SS&J MORRIS, INC., etc., et al., Plaintiffs-Appellants, v. MAHONEY COHEN & CO., Defendant-Respondent. I. Appel Corporation, et al., Defendants. [And Another Action]
Order, Supreme Court, New York County (Carol Huff, J.), entered May 1, 1998, which, upon reissuance of a decision and order of the same court and Justice, entered October 28, 1997, granted the motion by defendant Mahoney Cohen & Co., dismissing the complaint pursuant to CPLR 3211(a)(7), unanimously reversed, on the law, with costs and disbursements, the motion denied and the complaint reinstated.
Initially, we note that the allegations of the complaint, as supplemented by plaintiffs' affidavit, did sufficiently allege a cause of action against Mahoney Cohen for fraud. Contrary to the motion court's view, the element of justifiable reliance necessary to state a cause of action for fraud was adequately pleaded. Thus, the complaint, as amplified by plaintiffs' affidavit, alleges: (1) plaintiffs were prevented from making an independent investigation of the books and records of the company due to the requirement of secrecy imposed on the transaction; (2) a principal of defendant accounting firm, one Arnold Cohen, was involved in the negotiations and discussed the audit and financials with plaintiffs; and (3) based upon defendant accounting firm's certified audit of the 1994/1995 financials, Cohen confirmed the proposed business plan for the soon-to-be merged entity and participated in structuring the deal (see, Cohen v. Koenig, 918 F.Supp. 719, 726; Ambassador Factors v. Kandel & Co., 215 A.D.2d 305, 626 N.Y.S.2d 803; Curiale v. Peat, Marwick, Mitchell & Co., 214 A.D.2d 16, 28, 630 N.Y.S.2d 996).
In addition, the complaint's allegations, as supplemented by plaintiffs' affidavit, also stated a cause of action in negligence against Mahoney Cohen. While Mahoney Cohen asserts that there is no allegation that it provided the audit to plaintiffs and there was no showing that at the time of the audit the reports were prepared for plaintiffs' use, there were allegations in the complaint supported by the affidavit that plaintiffs were prevented from going to Appel's offices to examine its books and records and that they relied on Cohen to confirm that the 1995 financials were correct. In addition, during the negotiations when the financials were given to plaintiffs by Appel's principal, Cohen took an active part and made statements concerning Appel's future performance after the merger, based on the 1995 financial statements. Moreover, it is alleged that Cohen recommended a promissory note in lieu of a cash payment in view of the strong financial position of Appel, as shown in the financial statements.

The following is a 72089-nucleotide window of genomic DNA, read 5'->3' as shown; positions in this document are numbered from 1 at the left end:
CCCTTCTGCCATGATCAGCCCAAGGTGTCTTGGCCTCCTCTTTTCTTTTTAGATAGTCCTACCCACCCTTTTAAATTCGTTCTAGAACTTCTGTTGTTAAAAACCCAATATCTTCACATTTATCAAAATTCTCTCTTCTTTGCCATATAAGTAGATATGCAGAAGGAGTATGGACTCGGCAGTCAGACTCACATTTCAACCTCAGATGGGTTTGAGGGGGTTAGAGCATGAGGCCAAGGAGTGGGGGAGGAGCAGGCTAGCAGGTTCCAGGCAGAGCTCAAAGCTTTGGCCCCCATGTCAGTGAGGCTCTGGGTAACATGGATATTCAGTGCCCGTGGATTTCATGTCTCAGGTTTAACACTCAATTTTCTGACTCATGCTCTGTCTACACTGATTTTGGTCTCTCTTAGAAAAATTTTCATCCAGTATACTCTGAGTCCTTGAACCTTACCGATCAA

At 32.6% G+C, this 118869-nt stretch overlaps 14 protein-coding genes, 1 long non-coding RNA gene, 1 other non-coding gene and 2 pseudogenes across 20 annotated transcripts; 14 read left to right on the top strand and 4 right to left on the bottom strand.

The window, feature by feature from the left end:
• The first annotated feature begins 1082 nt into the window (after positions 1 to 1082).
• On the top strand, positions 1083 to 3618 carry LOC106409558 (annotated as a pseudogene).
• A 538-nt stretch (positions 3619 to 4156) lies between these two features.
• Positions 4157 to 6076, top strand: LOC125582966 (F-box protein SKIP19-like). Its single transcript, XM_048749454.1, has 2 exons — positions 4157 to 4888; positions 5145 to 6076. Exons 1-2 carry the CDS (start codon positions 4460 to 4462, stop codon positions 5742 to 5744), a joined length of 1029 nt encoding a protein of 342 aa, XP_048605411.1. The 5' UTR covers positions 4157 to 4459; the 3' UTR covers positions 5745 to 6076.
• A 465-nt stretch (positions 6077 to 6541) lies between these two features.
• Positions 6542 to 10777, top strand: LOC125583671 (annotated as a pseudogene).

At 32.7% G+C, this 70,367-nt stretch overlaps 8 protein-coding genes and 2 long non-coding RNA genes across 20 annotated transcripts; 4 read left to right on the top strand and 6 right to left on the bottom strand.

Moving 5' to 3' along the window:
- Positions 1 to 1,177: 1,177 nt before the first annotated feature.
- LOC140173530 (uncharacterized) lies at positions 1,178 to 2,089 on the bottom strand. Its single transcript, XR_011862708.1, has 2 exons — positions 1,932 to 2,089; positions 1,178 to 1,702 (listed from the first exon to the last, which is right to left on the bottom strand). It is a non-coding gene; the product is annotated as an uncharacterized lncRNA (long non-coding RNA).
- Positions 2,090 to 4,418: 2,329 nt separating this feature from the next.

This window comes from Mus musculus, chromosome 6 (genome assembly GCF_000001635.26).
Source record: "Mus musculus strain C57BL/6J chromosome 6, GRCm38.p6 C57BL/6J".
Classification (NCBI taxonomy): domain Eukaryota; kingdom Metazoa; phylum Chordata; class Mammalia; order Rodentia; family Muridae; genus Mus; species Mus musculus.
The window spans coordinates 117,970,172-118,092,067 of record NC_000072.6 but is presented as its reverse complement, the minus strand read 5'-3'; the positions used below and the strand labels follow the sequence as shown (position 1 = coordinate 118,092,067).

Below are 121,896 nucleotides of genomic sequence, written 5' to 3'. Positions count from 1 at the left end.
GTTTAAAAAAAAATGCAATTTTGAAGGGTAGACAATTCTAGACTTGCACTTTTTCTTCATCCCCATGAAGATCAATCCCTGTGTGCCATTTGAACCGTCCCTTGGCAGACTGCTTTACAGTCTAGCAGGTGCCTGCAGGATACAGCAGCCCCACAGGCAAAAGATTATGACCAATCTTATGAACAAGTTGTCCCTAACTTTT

Thus, although plaintiffs had no direct contractual relationship with Mahoney Cohen, the complaint and supporting affidavits asserted that Mahoney Cohen was aware, through Cohen, that the financial reports were to be used for a particular purpose or purposes, in furtherance of which plaintiffs were intended to rely. In addition, plaintiffs alleged conduct by Cohen which linked Mahoney Cohen to plaintiffs evincing Mahoney Cohen's understanding of plaintiffs' reliance. Thus, there was a showing of a relationship “so close as to approach that of privity” (Prudential Ins. Co. v. Dewey, Ballantine, Bushby, Palmer & Wood, 80 N.Y.2d 377, 382, 590 N.Y.S.2d 831, 605 N.E.2d 318).